If there is one thing I hate about fantasy baseball it is selecting a catcher. Catchers are the least sexy players in baseball, mostly because they spend all day in a squat position. I’ve found catcher stats to be equally strong turn offs, though.
We face this problem every year. Historically we could count on there being one or two great catchers early in the draft, and a lot of acceptable guys to grab in the later rounds.
That system wasn’t elegant, but it worked. And every year fantasy experts would remind us that it made perfect sense to look past the best catchers because there was good value in the later rounds. In soothing voices they would tell us we would be fine if we passed on Buster Posey and took Yan Gomes.
But this year is different. This year there is no reassuring voice telling us we can win if we take a catcher in round 15 or even round 20. This year the sky has fallen and left us only one draftable catcher.
Rational fantasy writers everywhere are warning us that there is no catcher but Gary Sanchez. Many catcher previews are focusing solely on the drop off from Sanchez and every other catcher. The message is clear – draft Gary Sanchez or lose everything, your league, your family, your 401(k) and even your dog.
Their argument is simple, in 2018 the catcher position is unusually thin, dismally thin even. But there is one ray of hope in Gary Sanchez. Sanchez isn’t only the best player at the position but is an unusually gifted batter no matter the position. The argument goes that Sanchez’s stats will be so gaudy compared to every other catcher that the league championship is inevitable.
And it’s true, Sanchez is far superior to all other catchers, but his numbers suggest a player drafted 30 picks later than his current ADP. My complaint isn’t with Sanchez’s skill but with taking him with the 23rd pick in the draft. You read that right, Sanchez’s ADP is 23. I believe Sanchez’s draft position will kill your team.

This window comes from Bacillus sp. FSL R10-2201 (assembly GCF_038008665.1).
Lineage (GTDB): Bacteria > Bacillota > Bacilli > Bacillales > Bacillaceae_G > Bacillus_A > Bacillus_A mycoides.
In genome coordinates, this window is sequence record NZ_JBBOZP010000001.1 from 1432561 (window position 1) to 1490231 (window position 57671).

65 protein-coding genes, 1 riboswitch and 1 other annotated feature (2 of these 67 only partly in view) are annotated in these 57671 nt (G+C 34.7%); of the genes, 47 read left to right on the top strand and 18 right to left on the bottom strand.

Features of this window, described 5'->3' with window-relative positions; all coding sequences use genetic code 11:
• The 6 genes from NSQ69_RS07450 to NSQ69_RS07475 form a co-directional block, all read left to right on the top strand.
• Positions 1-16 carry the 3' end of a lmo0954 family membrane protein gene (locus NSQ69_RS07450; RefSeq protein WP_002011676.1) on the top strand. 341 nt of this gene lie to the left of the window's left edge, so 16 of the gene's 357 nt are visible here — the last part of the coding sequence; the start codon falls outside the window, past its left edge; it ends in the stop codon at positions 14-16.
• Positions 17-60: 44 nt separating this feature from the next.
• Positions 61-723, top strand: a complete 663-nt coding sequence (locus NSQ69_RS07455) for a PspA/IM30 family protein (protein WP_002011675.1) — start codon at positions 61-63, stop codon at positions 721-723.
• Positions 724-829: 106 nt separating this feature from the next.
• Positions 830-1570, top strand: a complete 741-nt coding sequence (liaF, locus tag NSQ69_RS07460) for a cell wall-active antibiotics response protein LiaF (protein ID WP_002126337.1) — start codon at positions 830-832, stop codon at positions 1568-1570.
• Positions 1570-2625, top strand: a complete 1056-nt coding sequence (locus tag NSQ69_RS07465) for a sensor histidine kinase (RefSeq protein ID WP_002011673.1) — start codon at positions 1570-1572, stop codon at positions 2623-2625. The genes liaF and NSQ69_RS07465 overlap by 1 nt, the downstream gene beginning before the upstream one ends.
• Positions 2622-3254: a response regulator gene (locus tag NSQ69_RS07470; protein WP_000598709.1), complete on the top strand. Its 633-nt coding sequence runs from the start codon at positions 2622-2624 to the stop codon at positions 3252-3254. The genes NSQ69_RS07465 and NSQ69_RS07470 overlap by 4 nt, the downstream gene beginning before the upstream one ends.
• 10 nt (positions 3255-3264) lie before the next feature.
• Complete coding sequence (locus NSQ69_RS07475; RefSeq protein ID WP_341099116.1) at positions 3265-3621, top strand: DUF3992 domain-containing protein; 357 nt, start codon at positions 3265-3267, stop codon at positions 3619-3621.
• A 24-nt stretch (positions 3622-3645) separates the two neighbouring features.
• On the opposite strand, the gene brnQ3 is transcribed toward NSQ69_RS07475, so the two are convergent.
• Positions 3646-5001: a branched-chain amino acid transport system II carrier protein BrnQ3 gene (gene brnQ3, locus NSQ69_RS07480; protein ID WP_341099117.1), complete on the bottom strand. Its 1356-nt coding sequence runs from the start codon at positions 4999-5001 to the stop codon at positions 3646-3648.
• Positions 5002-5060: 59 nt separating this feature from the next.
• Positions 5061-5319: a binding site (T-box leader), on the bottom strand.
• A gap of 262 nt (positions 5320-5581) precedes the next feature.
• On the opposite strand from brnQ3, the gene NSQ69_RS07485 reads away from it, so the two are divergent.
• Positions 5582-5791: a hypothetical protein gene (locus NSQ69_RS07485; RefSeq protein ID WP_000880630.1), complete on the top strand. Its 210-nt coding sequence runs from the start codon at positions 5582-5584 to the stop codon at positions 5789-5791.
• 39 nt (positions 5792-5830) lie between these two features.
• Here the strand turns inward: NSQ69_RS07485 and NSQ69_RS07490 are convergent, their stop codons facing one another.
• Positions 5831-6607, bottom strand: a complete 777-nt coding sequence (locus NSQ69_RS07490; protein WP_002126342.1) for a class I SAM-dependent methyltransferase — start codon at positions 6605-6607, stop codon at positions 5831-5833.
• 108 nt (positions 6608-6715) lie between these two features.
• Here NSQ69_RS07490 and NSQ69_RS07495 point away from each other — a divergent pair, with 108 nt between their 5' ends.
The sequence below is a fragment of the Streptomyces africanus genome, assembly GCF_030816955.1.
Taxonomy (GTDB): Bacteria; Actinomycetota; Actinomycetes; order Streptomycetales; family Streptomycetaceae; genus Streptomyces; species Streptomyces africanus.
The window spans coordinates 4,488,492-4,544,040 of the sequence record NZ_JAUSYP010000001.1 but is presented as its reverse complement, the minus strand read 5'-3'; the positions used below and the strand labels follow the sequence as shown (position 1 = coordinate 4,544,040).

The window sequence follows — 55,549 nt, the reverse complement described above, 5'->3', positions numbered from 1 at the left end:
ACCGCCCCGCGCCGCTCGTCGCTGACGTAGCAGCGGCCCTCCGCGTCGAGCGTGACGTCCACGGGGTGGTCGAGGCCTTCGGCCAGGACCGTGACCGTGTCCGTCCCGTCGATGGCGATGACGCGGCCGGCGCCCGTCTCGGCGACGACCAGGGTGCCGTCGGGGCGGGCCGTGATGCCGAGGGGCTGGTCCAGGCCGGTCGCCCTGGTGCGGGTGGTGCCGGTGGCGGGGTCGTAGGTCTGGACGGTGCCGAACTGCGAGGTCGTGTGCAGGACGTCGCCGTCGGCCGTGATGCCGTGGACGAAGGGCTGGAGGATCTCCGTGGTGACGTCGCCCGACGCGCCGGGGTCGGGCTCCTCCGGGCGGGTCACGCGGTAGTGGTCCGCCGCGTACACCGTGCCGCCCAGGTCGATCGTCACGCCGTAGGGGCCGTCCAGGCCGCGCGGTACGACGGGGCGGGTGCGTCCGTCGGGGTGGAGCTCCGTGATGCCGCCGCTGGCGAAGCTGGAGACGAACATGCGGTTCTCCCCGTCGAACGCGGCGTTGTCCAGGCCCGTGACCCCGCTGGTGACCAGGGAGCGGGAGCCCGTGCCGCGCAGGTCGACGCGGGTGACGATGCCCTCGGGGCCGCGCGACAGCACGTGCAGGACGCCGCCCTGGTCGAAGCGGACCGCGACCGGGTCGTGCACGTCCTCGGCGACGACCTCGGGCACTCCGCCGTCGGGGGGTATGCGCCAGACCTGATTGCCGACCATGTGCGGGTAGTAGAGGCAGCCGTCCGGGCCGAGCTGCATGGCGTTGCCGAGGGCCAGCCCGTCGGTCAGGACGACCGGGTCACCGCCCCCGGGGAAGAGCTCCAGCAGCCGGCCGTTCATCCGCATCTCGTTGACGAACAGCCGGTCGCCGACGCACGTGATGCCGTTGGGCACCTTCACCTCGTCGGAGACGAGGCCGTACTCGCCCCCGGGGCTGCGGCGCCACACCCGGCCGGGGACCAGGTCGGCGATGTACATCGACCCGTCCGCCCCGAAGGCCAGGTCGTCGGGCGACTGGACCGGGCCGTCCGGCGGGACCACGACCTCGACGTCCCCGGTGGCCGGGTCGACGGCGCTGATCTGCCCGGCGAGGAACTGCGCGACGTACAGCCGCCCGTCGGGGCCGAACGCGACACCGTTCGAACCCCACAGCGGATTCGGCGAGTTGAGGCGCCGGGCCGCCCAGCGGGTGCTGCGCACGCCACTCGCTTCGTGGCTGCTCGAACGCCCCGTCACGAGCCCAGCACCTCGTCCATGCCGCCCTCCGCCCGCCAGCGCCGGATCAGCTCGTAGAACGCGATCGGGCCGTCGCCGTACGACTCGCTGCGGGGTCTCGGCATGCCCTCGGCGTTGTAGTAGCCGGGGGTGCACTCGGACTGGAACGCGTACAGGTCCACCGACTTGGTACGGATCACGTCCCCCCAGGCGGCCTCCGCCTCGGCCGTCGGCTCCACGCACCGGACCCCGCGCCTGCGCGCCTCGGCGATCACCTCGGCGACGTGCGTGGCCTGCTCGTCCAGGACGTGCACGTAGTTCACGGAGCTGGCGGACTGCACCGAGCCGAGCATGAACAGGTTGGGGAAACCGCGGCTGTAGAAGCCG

The problem with the Sanchez lie is that you don’t win leagues by having a positional statistic advantage. You win leagues by having the best total team statistics. And Sanchez has the potential to hurt your team simply because of his ADP. If you take Sanchez in the late second or early third round you are passing up superior players and leaving a lot of stats on the table.
The scarcity bias explains Sanchez’s draft position much more than his numbers. The scarcity bias is the idea that we place an irrational value on an object because we perceive there to be uniquely limited supply or extremely high demand for the cherished item.
There is a very limited number of catchers who can hit 30 home runs while scoring 75 Runs and driving in 85 RBIs. But there are a fair number of batters who can do this. Those numbers aren’t overly scarce. You can get similar numbers from batters going a couple of rounds later. Edwin Encarnacion and Anthony Rendon come to mind and they are going around draft choice 50, far later than Sanchez. Edwin and Rendon just aren’t as sexy as a squatting catcher playing in the Bronx.
Lets to take this from the emotional to the analytical. I don’t want to compare names, I want to see cold, hard numbers. I want to know what are the real consequences of drafting Gary Sanchez in the third round?